Make It Till You Fake It
A non-canonical yet functional case of running Evo uses pre-recorded videos instead of live-streaming cameras. Why do that? Here are a few examples:
- showrooms, presentations, and exhibitions
- digital signage
- customer demos and PoC
- video analytics PoC and testing
For instance, if Evo runs as a chain store VMS, you do not need to purchase separate software to place video advertisements. Moreover, you can personalize it according to the customer's shopping choice or face if facial recognition is allowed in your area.
A more technical usage is a solace for engineers and testers: verify LPR settings, test people counting on different scenes, run hardware load tests — you name it! On top of that, for Evo promoters, there is the option to prepare some neat/professional/100%-working clips and use them to demo the system without worrying about network issues, setting accuracy, or other unexpected problems to appear when you go live.
So how do you set that up in Evo?
Prepare the File
Evo works with original *.avi files exported from Evo Monitor or Portable Player (or even Luxriot VMS). Convert all other files into a compatible format (h264-encoded AVI). You can download and use the FFmpeg tool from the command line:
ffmpeg.exe -y -i video.mp4 -c:v libx264 -an -b:v 1000000 -r 25 -x264-params keyint=25:min-keyint=25:scenecut=25:open-gop=0:bframes=0:repeat-headers=1 -s 1920x1080 output.avi
Where the adjustable parameters are: video.mp4 is the input file, output.avi is the converted file, and 1920x1080 is the target (output) resolution (which you can adjust to your needs).
If you want to include audio:
ffmpeg.exe -y -i raw_video.mp4 -c:v libx264 -acodec pcm_s16le -ac 1 -ar 16000 -b:v 4000000 -r 25 -x264-params keyint=25:min-keyint=25:scenecut=25:open-gop=0:bframes=0:repeat-headers=1 -s 1280x720 output_with_audio.avi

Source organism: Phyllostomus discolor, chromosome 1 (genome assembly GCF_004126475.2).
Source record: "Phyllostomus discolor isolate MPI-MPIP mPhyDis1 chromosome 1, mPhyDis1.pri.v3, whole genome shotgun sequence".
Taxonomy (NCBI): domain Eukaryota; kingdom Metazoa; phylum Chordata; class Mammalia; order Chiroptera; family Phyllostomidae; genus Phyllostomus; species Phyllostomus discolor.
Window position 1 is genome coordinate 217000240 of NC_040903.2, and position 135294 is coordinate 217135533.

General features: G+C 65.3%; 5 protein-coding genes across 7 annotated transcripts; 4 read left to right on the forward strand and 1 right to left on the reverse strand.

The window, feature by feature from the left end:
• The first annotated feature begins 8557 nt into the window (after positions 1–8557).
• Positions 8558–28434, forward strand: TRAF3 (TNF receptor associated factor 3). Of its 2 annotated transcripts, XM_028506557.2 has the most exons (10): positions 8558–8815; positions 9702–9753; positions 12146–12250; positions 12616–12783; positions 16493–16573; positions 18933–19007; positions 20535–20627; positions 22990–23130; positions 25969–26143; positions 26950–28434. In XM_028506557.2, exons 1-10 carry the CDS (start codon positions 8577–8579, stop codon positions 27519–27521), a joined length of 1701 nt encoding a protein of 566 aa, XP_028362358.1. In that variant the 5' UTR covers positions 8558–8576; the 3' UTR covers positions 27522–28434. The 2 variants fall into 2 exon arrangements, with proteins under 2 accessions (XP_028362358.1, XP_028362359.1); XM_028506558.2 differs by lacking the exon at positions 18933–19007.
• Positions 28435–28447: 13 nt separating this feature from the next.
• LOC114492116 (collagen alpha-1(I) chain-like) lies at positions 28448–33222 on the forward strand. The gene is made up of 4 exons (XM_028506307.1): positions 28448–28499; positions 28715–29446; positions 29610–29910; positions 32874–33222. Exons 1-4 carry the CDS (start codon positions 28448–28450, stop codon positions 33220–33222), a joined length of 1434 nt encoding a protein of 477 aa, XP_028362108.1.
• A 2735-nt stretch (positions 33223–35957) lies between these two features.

Evo only understands mono PCM 8/16 bit, PCM-A/PCM-U. Also, if the original file contains multiple tracks, Evo will select the first track when playing the video.
Put the file onto the target Evo server.
In Evo Console, add a new device and set its model to (Emulation) Video File.
Click Apply and then switch to the channel properties using the Related items button that just appeared in the bottom left corner.
Did you know that you can also create static image channels using the (Emulation) JPEG File model. These come handy for ads, logos, or as static background for POS data.
Here, in the Video file configuration tab, enter the full file path. You can use two files to emulate both primary and secondary streams — these can be different videos! If you are connected locally, you will have the Browse button opening Windows Explorer; for remote Evo Console connections, enter the file location manually.
The only setting here is the delay: the number of milliseconds between two consecutive video frames. Set it to 0 (zero) to avoid any delay. The default setting is 40, meaning there will be a 40ms pause between frames. Zero delay value is a must for video clips containing audio: Evo will ignore the audio track if the delay setting differs from 0. Otherwise, this setting is a convenient way to control FPS.
When configuring a lot of emulation channels on the same server, take into account the disk read load.
Save the settings: you should now have the live video view in Evo Monitor. You can also quickly check the video status from Evo Console by clicking the Show video button in the channel list. If something is wrong, you will have a black screen; the channel will be marked red (offline) in the resource tree, and the video and Evo Monitor's channel notification panel will display an error. Common reasons:
- unsupported file format or codec
- incorrect file name or path (file does not exist)
- weird resolution (e.g., odd pixels like 1333x1080)
If nothing's wrong... well, you will see your video imitating an IP camera!